NEW YORK: The yen was up slightly against the dollar Tuesday, adding to recent gains as increasing tensions over US House of Representatives Speaker Nancy Pelosi’s planned visit to Taiwan made investors more risk averse.
China’s offshore yuan fell against the dollar, touching its lowest level since mid-May.
“You’re seeing intensifying tensions between the world’s two largest economies, and that is starting to weigh on risk appetite,” said Edward Moya, senior market analyst at Oanda. “There’s significant Japanese yen strength.”
“It’s all about geopolitical tensions right now. That’s provided a risk averse start to the morning session.”
The yen strengthened 0.12% versus the greenback to 131.46 per dollar. It was on track for a fifth day of gains against the dollar, its longest winning streak since 2020.
The US dollar index, which measures the greenback against six peers, also was higher, reversing recent losses. It was last up 0.5% at 105.86. The index has eased recently as investors began reassessing how aggressive the Federal Reserves may be with interest rate hikes in the future.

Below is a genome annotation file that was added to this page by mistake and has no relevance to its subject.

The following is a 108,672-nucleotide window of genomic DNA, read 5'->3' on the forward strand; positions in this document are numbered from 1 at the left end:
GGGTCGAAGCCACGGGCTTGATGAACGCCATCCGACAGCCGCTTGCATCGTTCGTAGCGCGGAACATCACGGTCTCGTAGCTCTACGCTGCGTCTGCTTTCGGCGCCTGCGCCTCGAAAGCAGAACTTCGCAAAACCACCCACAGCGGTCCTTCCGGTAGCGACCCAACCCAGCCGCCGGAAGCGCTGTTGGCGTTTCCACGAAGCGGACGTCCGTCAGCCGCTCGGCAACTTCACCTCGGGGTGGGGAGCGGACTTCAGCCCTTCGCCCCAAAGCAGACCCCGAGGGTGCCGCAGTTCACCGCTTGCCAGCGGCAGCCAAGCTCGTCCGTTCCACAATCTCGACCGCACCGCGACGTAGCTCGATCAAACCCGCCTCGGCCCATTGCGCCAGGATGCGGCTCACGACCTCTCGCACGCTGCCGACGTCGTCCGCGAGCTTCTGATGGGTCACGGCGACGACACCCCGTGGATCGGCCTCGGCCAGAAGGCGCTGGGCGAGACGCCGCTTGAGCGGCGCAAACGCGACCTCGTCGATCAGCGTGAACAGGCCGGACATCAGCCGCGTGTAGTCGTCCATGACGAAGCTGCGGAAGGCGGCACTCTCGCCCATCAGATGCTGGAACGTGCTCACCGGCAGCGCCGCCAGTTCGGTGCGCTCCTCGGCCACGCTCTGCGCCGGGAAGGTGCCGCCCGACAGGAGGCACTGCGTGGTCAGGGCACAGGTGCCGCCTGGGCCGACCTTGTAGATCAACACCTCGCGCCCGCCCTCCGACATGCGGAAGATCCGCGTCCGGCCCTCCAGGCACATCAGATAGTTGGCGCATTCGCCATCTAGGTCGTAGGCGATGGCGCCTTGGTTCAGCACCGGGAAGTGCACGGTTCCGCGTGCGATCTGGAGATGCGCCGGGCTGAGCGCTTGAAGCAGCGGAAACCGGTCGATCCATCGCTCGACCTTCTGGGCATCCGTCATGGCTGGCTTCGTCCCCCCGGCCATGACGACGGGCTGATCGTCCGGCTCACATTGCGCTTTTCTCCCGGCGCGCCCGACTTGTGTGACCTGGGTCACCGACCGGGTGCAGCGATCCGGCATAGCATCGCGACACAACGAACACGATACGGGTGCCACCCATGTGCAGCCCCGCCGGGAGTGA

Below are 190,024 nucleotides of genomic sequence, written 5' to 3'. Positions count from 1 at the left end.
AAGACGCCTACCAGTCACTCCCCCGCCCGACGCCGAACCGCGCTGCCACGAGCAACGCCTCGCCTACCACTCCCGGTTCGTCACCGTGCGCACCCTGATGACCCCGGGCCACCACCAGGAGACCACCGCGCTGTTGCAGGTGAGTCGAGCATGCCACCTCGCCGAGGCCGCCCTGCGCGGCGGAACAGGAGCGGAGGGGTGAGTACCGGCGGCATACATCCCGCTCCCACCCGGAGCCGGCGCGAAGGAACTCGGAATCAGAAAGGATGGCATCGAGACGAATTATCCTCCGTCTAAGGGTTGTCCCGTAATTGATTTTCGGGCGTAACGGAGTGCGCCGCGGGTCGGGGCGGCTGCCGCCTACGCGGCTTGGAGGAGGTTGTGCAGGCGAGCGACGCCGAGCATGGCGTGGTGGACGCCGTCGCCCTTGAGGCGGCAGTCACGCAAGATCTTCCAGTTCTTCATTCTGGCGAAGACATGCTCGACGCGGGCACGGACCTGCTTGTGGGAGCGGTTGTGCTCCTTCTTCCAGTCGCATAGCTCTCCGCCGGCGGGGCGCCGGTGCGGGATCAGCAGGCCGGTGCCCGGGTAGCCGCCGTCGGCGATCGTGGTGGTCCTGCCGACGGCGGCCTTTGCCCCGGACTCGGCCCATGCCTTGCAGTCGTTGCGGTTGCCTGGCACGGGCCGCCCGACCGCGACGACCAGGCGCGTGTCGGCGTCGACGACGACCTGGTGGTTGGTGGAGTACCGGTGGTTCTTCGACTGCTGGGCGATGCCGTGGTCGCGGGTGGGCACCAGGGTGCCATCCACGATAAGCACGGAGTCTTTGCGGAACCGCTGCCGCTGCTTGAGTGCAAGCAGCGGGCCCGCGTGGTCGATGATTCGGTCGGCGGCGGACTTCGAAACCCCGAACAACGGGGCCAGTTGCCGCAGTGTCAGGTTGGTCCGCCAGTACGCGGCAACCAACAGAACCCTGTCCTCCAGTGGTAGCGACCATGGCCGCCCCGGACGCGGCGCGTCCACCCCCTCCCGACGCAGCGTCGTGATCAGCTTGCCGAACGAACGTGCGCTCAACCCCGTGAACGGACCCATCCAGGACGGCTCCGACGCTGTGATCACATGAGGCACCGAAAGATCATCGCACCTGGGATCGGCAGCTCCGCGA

Major US stock indexes were also lower in another sign of anti-risk sentiment, as Pelosi’s expected visit to Taiwan rattled investors.
Chinese warplanes buzzed the line dividing the Taiwan Strait shortly before her expected arrival in Taipei. The Chinese leadership has repeatedly warned against Pelosi making a trip to Taiwan, which China claims as its own.
Investors also are keen to see the US monthly jobs report on Friday.
The Australian dollar fell nearly 1.4% after the Reserve Bank of Australia raised interest rates by 50 bps to 1.85%, in line with expectations.